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Administration seeks to change pay incentives at major firms

Kenneth R. Feinberg, President Obama's special master for compensation.
Kenneth R. Feinberg, President Obama's special master for compensation. (Charles Dharapak/associated Press)
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By Tomoeh Murakami Tse
Washington Post Staff Writer
Thursday, April 1, 2010

When the Obama administration imposed restrictions on executive pay last year at some of the largest companies the government had bailed out, officials said they were aiming to set a new standard for compensation across corporate America that would discourage risky business practices.

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But as firms begin to disclose last year's bonuses ahead of annual shareholder meetings, it is becoming clear that companies across a wide range of industries are paying executives in ways that officials worry will not discourage the kind of excessive short-term risk-taking that led to the financial crisis.

The Treasury Department said it is not looking to limit the total pay executives receive. Kenneth R. Feinberg, President Obama's special master for compensation, wants to change pay incentives, giving executives a greater stake in the long-term performance of their firms. That would mean, for example, smaller up-front cash salaries and fewer perks, more compensation in the form of company stock and a longer wait to receive it.

"I see no indication whatsoever that the business community is paying any attention to the administration's suggestions," said Nell Minow, co-founder of the Corporate Library, an independent corporate governance research firm. "On the contrary, I think pay is worse this year than it's ever been."

American Express, for example, shifted much of chief executive Kenneth I. Chenault's compensation to cash. Even though his overall pay for 2009 dropped from the year before, Chenault received $11 million, or two-thirds of it, in cash. By contrast, more than two-thirds of his compensation in 2008 was in stock and stock options. His cash payout was $7 million.

At Wells Fargo, the company more than tripled the cash salary this year of chief executive John Stumpf, and Corning, a glass and ceramics maker, restructured its long-term incentive pay program -- previously centered on stocks and stock options -- to focus more heavily on cash.

Some firms are also rewarding executives with more perks. In the most recent fiscal year, more U.S. chief executives received club memberships than in the previous year, and companies paid more to cover their use of corporate jets for personal travel, according to studies released last week by the Corporate Library.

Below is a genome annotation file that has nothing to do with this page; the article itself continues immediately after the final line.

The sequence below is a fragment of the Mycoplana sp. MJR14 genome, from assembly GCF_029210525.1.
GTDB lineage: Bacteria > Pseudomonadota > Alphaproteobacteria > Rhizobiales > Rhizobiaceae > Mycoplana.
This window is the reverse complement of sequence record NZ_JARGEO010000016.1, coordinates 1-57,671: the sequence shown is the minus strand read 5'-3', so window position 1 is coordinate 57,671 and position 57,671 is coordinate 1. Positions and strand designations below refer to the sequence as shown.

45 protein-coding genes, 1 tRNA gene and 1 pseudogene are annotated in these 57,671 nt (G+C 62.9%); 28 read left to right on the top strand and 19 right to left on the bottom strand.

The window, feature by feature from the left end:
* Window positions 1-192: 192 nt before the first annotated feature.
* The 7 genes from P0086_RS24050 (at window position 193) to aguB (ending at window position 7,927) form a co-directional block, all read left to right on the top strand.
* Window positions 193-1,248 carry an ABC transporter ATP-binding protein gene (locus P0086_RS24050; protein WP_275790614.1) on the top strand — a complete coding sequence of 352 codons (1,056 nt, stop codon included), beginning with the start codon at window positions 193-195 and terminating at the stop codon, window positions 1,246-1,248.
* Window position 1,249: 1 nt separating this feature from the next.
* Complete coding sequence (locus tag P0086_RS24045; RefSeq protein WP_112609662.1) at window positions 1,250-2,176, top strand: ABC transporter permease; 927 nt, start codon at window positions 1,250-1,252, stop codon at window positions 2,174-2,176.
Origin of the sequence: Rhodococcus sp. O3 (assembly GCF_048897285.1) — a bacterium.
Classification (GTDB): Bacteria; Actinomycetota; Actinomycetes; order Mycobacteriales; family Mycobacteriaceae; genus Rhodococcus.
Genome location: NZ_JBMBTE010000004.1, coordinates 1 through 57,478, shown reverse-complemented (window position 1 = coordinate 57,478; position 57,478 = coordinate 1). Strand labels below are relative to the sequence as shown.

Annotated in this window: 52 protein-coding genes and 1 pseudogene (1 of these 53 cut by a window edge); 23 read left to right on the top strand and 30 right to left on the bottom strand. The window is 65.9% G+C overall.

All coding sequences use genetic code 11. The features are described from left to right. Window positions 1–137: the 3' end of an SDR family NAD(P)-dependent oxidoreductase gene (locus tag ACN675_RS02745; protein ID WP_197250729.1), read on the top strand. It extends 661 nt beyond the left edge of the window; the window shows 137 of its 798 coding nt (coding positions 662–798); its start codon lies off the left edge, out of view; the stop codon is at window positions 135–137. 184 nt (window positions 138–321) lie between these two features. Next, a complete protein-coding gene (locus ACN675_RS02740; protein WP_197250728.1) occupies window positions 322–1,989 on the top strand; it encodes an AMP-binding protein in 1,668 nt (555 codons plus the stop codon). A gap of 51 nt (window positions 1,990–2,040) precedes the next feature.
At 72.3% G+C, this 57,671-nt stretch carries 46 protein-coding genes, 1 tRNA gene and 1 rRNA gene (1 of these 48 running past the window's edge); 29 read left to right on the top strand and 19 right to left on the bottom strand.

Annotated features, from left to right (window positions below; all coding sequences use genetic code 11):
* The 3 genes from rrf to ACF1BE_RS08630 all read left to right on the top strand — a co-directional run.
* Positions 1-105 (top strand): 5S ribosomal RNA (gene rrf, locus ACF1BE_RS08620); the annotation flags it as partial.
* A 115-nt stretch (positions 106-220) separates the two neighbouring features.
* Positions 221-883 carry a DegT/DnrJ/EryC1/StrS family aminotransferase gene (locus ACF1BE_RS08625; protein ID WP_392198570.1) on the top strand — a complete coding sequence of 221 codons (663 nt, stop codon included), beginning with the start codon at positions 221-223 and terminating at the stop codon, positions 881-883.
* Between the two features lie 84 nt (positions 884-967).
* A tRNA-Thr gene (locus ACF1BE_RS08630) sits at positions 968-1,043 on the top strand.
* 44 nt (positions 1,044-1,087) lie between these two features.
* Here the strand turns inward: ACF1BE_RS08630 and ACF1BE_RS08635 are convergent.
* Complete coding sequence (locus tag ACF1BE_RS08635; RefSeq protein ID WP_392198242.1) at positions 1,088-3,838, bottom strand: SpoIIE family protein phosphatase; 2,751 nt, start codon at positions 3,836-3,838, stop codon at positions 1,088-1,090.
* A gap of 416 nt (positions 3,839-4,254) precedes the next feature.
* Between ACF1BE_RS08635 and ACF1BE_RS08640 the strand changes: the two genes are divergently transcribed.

Congress and the Treasury Department also required last year that shareholders at the hundreds of firms receiving taxpayer bailouts be able to take an annual advisory vote on how executives are compensated. "Say on pay" is also included in the financial oversight legislation passed by the House last year and in the bill now awaiting action by the full Senate.

But beyond those firms that received bailouts, a multitude of companies -- McDonald's, Johnson & Johnson, General Electric and IBM, to name a few -- are fighting shareholder proposals that would give stock owners a say on executive pay packages.

Waddell & Reed financial advisers, for one, has mailed letters to investors urging them to oppose the resolution. A company spokesman did not return phone calls seeking comment, but the firm said in securities filings that allowing shareholders to vote on pay packages could put it at a competitive disadvantage and erode investor value.

It was almost a year ago that the administration set its sights on stamping out compensation practices that encouraged excessive risk-taking for short-term results. It named Feinberg, who restructured compensation practices at seven firms receiving exceptional federal assistance and set the amount paid to top executives at those companies. The administration also issued detailed rules for hundreds of other firms receiving taxpayer help and invited scholars, shareholders and corporate governance experts to offer their input. Treasury Secretary Timothy F. Geithner said at the time that the process of establishing better pay practices had begun.

But the initial results show that companies have been slow to follow the administration's lead, investors and governance experts say.


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